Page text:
As the old saying goes; “No job is complete until the paperwork is finished.” Well, for my senior citizen college adventure, the job is finished. A few days ago I received my graduate diploma via snail mail. It was a very nice feeling indeed.
My College Journey
I enrolled in the nearby George Mason University back in December 2018, to start the Winter 2019 semester. I had spent almost a year thinking about going back to school before I finally decided to take the plunge. Considering I was already classified as a senior citizen was part of my consideration. Paying for school was another consideration. In the end, Winnie was ok with me going to school so that made the difference.
My academic past was another big issue in my decision. High school years were a wretched experience, and left scars that never healed. I graduated with a straight “C” average, and chose not to drop out only because I needed a High School diploma for Navy enlistment. My academics since then have been mixed. In my initial Navy electronics training courses I did well, only to crash and burn during the last major school I attended.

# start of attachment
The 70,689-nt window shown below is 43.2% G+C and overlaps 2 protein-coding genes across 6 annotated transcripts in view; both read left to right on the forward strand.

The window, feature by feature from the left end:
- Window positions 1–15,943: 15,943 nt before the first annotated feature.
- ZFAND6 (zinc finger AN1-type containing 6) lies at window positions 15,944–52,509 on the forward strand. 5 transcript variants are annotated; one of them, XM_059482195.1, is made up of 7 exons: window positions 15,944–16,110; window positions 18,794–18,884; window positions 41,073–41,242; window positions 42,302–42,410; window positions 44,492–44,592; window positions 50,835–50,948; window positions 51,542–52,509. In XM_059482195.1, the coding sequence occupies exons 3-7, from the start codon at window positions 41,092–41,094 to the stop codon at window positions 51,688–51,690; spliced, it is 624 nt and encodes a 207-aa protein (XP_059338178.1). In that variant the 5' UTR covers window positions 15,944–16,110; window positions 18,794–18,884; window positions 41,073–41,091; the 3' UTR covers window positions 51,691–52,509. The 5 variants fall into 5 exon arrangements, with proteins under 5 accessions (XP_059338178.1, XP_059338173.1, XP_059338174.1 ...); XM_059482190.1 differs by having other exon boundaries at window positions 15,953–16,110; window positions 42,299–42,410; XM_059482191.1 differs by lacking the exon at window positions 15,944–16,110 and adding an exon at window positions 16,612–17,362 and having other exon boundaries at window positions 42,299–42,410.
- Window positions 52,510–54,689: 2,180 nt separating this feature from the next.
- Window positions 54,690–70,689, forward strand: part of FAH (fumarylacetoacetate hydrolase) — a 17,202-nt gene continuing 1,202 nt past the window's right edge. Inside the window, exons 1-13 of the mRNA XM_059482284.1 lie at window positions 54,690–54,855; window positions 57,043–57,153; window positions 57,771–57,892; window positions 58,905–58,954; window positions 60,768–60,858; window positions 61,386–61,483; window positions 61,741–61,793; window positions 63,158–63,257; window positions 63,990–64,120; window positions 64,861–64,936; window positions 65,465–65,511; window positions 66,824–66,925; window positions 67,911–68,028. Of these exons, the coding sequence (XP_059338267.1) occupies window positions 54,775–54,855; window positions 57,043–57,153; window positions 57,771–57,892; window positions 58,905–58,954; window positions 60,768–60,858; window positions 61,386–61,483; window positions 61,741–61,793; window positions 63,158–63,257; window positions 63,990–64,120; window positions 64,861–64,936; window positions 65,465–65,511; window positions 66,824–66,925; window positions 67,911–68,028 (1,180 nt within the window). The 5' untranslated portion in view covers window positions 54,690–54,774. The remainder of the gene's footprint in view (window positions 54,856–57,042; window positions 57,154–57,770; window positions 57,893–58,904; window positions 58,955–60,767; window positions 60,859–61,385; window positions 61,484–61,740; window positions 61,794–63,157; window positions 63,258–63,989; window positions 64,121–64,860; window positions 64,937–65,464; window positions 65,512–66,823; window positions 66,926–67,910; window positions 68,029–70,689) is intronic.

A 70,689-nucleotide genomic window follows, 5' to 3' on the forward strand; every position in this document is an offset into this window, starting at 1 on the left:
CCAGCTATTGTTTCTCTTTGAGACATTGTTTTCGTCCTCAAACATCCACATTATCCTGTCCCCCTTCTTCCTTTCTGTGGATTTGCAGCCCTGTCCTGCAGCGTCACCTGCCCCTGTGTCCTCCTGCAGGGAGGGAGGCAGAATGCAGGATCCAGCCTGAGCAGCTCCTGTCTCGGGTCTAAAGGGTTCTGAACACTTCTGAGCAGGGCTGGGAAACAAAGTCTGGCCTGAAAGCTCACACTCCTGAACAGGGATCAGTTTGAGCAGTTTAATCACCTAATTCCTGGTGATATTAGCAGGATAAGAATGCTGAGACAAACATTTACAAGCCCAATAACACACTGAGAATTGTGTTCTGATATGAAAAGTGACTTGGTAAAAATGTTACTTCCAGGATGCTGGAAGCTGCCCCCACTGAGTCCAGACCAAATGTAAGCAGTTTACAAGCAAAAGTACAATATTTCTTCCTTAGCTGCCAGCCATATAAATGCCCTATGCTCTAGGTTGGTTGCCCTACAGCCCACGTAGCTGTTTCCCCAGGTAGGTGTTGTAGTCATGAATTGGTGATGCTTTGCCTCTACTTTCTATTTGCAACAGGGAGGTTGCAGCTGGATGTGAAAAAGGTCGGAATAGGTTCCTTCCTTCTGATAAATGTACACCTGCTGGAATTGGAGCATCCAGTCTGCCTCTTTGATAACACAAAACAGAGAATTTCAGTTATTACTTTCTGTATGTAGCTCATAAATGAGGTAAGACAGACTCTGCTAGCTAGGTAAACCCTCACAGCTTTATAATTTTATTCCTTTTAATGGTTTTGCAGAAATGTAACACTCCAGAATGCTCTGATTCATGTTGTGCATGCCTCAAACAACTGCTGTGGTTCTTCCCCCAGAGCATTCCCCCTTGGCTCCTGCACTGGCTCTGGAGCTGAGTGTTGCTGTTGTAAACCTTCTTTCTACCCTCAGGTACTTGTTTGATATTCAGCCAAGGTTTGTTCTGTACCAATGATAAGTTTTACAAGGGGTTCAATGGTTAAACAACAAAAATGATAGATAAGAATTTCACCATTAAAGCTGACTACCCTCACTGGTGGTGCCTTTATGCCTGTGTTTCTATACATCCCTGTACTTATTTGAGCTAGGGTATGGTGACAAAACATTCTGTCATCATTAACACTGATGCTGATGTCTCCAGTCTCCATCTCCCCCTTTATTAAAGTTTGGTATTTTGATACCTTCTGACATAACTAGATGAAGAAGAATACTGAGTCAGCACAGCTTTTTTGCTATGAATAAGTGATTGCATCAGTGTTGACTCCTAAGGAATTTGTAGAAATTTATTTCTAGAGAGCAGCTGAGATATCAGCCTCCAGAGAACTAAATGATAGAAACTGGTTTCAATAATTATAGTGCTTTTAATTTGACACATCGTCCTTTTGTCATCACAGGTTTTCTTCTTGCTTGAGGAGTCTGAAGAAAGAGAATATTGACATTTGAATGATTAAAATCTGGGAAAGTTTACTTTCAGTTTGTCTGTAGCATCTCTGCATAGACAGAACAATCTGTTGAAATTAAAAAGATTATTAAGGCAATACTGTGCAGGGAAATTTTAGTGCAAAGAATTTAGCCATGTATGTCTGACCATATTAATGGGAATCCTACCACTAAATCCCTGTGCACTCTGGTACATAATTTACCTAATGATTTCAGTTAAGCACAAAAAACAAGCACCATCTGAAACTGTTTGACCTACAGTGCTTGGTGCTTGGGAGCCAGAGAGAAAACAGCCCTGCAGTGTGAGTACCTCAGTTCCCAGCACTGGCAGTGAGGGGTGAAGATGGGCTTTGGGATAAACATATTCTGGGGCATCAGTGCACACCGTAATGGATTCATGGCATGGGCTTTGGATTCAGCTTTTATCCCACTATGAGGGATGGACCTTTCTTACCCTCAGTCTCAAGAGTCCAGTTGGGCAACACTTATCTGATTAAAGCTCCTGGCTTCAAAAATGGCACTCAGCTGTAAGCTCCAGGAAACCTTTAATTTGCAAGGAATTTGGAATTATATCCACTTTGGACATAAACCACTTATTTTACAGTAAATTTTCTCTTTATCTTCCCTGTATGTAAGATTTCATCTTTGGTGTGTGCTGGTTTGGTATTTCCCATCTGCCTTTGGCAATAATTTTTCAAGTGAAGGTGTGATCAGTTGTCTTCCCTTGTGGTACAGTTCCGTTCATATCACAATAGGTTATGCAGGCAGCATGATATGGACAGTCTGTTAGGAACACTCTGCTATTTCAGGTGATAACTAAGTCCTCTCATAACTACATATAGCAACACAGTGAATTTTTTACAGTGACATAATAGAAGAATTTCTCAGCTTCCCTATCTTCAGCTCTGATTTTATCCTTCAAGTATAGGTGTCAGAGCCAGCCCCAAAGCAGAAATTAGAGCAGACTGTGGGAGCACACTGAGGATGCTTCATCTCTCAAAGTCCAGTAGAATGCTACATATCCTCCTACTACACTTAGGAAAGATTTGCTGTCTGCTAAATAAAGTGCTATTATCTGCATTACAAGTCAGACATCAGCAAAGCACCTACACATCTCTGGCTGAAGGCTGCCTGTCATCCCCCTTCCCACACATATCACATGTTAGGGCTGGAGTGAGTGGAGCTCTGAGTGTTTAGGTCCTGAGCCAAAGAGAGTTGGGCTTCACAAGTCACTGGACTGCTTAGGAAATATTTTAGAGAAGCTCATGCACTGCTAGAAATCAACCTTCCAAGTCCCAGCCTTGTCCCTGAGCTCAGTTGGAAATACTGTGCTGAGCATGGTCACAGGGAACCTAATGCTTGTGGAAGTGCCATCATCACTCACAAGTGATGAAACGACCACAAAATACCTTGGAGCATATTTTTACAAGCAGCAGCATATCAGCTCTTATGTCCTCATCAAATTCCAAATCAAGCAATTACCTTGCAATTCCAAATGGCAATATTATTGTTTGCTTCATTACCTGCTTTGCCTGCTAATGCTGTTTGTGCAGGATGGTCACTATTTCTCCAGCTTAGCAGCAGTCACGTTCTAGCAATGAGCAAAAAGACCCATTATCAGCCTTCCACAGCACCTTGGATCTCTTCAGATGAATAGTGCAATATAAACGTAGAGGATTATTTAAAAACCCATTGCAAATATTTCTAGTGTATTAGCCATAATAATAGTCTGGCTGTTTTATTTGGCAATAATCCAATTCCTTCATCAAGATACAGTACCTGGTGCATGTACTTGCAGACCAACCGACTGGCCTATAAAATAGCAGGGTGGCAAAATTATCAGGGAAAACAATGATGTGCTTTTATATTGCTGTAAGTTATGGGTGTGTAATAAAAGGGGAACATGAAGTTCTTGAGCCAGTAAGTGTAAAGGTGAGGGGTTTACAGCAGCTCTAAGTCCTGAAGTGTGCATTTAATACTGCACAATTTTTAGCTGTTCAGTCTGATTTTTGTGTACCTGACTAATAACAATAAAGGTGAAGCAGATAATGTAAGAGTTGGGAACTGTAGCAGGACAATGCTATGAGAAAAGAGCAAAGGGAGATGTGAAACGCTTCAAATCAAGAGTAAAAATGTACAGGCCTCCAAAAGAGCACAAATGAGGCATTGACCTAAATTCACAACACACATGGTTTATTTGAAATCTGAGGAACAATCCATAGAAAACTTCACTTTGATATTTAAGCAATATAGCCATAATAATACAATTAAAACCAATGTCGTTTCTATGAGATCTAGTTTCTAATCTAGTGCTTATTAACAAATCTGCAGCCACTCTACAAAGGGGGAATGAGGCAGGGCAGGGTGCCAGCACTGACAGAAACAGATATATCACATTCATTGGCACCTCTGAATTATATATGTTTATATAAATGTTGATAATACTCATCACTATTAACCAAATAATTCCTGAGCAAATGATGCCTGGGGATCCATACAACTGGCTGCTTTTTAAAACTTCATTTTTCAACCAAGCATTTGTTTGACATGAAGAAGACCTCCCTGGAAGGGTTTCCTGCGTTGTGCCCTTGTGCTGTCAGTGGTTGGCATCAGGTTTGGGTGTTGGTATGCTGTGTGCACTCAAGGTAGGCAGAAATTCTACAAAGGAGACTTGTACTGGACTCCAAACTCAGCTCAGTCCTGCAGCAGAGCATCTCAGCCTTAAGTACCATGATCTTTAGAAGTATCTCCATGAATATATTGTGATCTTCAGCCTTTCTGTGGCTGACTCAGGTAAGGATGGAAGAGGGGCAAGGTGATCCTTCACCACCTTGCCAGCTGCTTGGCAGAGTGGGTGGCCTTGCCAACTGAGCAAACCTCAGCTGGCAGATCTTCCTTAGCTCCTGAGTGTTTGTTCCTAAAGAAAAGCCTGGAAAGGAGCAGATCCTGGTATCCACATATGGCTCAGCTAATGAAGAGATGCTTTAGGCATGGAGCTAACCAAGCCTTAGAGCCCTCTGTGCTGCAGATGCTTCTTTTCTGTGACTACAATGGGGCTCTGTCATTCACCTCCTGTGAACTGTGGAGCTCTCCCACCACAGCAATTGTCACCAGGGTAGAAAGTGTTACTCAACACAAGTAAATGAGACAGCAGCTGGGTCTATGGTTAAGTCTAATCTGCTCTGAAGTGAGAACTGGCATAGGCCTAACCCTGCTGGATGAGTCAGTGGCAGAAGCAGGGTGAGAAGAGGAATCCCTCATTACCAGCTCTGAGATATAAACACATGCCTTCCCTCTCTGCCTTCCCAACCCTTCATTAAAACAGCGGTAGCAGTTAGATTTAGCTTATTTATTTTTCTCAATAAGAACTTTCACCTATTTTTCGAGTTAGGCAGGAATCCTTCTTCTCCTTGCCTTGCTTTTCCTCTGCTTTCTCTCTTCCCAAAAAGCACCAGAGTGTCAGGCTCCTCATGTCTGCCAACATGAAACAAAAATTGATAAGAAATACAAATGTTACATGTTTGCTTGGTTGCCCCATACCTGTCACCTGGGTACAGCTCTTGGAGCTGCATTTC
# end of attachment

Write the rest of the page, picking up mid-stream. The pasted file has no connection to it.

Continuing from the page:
My first college attempt was for an Associate in Business Administration, taken through a private college “National University.” I started this program on my first shore-duty assignment as a Navy Instructor, stationed in San Diego, California. As one of the early colleges to focus on adult education and non-traditional learning, it had a mixed perception among non-alumni. During my degree program here, I ended up with a 3.5 and graduated “Cum Laude.” It was the first time in my learning career I had ever earned any academic awards.
I started working towards my Bachelors in Marketing several years later, while I was stationed in Naples, Italy. The Navy supported an education program for evaluating Navy training for college credits and I had my academics evaluated. I ended up with a lot of college credits, enough to take a small bite out of my bachelors-level program.